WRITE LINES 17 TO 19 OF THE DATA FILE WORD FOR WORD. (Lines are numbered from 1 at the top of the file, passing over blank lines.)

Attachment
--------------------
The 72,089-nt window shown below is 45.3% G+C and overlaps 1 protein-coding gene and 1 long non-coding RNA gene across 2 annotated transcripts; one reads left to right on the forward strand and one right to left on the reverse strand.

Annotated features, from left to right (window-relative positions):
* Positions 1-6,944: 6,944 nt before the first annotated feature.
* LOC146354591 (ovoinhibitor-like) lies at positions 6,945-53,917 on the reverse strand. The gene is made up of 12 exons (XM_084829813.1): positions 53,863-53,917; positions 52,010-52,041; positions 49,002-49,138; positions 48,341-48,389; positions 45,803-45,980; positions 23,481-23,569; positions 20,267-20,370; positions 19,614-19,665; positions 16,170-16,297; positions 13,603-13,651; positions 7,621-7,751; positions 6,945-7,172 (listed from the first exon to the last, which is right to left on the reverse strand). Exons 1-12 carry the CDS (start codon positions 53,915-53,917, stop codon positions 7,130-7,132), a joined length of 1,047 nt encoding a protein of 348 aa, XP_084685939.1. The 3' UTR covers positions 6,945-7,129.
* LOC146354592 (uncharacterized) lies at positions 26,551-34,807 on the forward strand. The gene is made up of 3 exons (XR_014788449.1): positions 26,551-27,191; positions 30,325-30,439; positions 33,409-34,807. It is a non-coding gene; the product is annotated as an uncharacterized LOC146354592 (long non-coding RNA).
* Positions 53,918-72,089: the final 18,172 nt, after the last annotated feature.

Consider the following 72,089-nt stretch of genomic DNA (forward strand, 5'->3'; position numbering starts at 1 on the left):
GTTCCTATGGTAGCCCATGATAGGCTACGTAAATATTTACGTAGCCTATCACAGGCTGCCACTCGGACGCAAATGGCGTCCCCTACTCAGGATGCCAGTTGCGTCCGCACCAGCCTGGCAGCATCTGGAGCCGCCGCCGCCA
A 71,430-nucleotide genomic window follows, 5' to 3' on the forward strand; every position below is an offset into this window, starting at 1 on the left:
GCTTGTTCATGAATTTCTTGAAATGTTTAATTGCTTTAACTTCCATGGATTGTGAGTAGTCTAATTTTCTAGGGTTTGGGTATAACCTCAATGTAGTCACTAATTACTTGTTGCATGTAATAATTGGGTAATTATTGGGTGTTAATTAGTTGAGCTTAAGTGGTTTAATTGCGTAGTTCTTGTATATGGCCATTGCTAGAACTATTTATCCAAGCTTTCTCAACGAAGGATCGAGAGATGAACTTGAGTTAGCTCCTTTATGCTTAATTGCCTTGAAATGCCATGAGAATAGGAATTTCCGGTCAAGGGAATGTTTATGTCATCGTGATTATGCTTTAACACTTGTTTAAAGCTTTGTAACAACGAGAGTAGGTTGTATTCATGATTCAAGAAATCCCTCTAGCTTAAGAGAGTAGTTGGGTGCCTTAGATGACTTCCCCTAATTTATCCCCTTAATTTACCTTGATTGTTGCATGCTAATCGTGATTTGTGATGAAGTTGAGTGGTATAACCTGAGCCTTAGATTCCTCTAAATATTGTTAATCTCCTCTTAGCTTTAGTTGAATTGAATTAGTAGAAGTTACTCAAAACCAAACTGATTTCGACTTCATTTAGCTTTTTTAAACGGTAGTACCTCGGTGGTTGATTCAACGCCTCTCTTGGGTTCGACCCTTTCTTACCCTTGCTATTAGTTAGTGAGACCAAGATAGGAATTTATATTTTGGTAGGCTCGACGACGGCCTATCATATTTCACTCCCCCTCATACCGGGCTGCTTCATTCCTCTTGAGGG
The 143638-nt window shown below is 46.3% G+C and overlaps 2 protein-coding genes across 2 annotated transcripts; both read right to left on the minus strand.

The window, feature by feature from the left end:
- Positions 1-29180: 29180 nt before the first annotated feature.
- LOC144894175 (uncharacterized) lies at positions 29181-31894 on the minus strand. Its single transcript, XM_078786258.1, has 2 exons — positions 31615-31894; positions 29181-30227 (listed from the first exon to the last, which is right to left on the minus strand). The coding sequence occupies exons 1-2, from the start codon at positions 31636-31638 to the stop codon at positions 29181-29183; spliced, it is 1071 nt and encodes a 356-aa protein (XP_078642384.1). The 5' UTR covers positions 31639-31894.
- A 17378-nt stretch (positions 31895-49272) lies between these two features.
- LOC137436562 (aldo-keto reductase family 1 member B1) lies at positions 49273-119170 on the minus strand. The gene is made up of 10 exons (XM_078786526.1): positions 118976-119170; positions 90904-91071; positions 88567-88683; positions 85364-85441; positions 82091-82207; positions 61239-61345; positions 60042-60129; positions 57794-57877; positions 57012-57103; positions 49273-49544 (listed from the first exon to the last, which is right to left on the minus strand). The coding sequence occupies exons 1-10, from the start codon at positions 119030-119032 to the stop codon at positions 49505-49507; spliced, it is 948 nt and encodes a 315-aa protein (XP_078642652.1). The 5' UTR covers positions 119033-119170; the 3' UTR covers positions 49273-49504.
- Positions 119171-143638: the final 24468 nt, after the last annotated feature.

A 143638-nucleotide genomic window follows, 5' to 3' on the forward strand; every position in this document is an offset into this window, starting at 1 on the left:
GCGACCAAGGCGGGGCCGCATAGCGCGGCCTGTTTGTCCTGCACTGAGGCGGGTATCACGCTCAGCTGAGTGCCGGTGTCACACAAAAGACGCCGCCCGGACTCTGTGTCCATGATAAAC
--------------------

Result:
- Positions 119171-143638: the final 24468 nt, after the last annotated feature.

A 143638-nucleotide genomic window follows, 5' to 3' on the forward strand; every position in this document is an offset into this window, starting at 1 on the left:
GCGACCAAGGCGGGGCCGCATAGCGCGGCCTGTTTGTCCTGCACTGAGGCGGGTATCACGCTCAGCTGAGTGCCGGTGTCACACAAAAGACGCCGCCCGGACTCTGTGTCCATGATAAAC